Ever since its release in macOS Sierra 10.12, I have been disparaging about the new Console app. It still, over eighteen months later, lacks most important features, but I have at last found its real strength: getting to the bottom of iOS problems.
I don’t write much about iOS here because it is so heavily locked down. The range of solutions to iOS problems is far smaller than for macOS, and you can’t do much in the way of diagnosis either. Or at least you can’t unless you use Console.
There are ways of getting iOS, watchOS, and even tvOS to make logarchives which you can transfer to your Mac and analyse there. Because all Apple’s operating systems use the same unified log system now, you can use the Mac’s tools to browse logs from any of them. Console provides interactive browsing, the
log command supplies raw power from Terminal, and you can use my free tools Consolation and Woodpile too. But getting logs off these devices is not so simple.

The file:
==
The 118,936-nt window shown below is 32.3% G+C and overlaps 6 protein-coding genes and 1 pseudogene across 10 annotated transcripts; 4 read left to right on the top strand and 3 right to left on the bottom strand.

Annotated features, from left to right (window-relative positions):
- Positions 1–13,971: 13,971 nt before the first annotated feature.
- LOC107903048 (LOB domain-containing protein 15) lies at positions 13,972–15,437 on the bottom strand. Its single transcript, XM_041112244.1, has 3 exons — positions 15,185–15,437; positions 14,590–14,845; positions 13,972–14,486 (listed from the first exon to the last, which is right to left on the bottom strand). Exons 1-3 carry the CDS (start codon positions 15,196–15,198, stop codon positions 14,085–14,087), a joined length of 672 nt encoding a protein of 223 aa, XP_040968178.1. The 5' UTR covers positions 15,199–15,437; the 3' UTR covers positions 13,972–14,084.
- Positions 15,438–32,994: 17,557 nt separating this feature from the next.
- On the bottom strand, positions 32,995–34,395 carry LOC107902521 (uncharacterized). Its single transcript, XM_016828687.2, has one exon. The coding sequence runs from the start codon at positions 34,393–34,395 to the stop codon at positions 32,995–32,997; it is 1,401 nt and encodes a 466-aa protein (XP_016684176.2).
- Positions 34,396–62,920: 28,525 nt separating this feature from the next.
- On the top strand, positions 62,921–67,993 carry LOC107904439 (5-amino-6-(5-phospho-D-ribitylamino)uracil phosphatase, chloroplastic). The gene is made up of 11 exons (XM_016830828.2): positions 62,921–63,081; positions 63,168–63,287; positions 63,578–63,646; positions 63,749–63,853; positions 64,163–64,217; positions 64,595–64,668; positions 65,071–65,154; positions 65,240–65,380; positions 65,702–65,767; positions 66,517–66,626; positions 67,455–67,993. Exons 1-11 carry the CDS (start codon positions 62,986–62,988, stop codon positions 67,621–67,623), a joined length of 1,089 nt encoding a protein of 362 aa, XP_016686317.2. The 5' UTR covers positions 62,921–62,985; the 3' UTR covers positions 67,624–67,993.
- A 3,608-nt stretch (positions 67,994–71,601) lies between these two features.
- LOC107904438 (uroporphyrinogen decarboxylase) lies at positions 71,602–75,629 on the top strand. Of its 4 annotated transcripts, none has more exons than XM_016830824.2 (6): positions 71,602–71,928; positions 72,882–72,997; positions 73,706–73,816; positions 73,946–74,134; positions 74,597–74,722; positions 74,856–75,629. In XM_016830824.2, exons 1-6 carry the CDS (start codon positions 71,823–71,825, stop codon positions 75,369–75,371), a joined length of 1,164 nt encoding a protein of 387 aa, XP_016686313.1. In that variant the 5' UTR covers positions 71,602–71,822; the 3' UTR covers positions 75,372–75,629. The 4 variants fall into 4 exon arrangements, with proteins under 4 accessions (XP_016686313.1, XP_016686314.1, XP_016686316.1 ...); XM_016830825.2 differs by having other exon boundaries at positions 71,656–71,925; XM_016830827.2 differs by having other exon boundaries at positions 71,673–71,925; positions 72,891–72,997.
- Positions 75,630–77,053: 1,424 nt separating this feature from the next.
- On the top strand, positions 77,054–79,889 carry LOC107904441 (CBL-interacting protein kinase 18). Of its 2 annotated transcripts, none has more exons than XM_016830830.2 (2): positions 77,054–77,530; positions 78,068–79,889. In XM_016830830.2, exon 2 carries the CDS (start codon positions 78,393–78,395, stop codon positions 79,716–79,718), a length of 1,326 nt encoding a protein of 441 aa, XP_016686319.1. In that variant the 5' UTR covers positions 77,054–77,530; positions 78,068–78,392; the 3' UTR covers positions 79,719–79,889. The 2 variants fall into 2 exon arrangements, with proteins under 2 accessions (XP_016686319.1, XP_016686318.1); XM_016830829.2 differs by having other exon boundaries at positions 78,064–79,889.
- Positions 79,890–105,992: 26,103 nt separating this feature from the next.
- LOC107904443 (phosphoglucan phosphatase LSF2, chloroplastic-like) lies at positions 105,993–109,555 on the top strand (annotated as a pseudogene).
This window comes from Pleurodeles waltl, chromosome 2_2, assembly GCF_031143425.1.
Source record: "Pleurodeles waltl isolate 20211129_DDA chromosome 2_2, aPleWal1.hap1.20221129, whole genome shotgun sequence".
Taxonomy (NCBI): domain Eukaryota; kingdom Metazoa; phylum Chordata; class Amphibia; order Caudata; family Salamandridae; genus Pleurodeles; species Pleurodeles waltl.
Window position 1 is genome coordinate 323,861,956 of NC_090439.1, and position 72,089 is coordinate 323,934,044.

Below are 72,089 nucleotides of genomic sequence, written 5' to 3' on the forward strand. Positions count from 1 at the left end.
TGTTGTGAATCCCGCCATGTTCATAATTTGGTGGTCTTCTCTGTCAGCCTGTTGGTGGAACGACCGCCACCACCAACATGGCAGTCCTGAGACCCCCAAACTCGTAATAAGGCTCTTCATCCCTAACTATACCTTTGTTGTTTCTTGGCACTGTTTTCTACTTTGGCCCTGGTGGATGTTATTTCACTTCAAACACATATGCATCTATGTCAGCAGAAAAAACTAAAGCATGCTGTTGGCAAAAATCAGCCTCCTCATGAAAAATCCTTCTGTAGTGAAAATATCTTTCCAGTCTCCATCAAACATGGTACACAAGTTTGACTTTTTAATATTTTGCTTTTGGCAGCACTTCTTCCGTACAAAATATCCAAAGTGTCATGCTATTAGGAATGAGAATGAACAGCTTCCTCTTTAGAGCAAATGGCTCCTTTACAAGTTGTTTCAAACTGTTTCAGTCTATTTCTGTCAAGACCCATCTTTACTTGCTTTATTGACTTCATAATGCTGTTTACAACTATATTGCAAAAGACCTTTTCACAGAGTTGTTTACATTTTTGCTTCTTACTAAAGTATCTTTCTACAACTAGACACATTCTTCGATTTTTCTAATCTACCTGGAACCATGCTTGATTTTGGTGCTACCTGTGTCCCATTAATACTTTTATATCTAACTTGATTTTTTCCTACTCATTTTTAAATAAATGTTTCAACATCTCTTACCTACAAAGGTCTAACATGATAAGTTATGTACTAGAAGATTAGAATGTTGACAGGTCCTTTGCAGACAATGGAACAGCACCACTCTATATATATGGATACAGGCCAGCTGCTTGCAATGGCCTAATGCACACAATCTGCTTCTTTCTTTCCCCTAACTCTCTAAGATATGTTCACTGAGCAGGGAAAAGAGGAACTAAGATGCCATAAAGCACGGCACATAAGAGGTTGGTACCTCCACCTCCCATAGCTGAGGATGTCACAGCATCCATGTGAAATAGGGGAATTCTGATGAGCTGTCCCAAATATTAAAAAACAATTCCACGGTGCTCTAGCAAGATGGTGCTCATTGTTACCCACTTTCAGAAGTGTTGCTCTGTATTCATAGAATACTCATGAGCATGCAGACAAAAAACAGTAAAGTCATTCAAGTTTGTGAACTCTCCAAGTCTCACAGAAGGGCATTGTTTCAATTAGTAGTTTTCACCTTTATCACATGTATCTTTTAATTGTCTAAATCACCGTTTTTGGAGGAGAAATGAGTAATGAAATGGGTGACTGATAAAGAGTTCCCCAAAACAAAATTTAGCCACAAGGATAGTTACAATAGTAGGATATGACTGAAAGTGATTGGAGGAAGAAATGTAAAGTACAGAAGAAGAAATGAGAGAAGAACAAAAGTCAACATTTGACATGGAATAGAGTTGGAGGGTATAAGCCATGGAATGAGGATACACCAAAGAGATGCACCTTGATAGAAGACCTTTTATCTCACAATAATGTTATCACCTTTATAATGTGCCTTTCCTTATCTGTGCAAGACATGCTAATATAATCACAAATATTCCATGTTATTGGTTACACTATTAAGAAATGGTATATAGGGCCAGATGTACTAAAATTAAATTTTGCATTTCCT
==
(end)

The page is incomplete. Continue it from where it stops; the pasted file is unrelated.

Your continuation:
What is simple is inspecting the live log on an iOS device using Console: hook the iPhone or iPad up using a USB cable, as if you were going to sync it using iTunes, and open Console on the Mac (Sierra and High Sierra only).
Connected devices should then appear in the sidebar at the left of Console’s window. Select the iPhone or iPad there, and you will be watching the log entries streaming from that device. Although my Watch is also listed in the screenshot, I was unable to obtain any log content from that; perhaps that has to be enabled separately.
If you’re accustomed to browsing your Mac’s logs, you’ll be familiar with the tools available in Console, and should be able to make broad sense of the entries. You’ll perhaps not be surprised at the many systems which are now common to both macOS and iOS.
This is particularly useful if you have a reproducible problem, such as an app freezing or failing to open. Hook up, open Console, then perform whatever manoeuvre triggers the problem.
Just as with macOS logs, Console doesn’t give any access to log entries before the iOS device is connected: you can’t use it to look at what just happened. If you need to do that, you’ll need to force the device to run
sysdiagnose, which includes a bundled logarchive, and work out how to transfer that to your Mac. Apple provides full instructions here, although you may find that you need a paid-up developer account to access them, I’m afraid.
I hope that you find your iOS logs as valuable as those in macOS.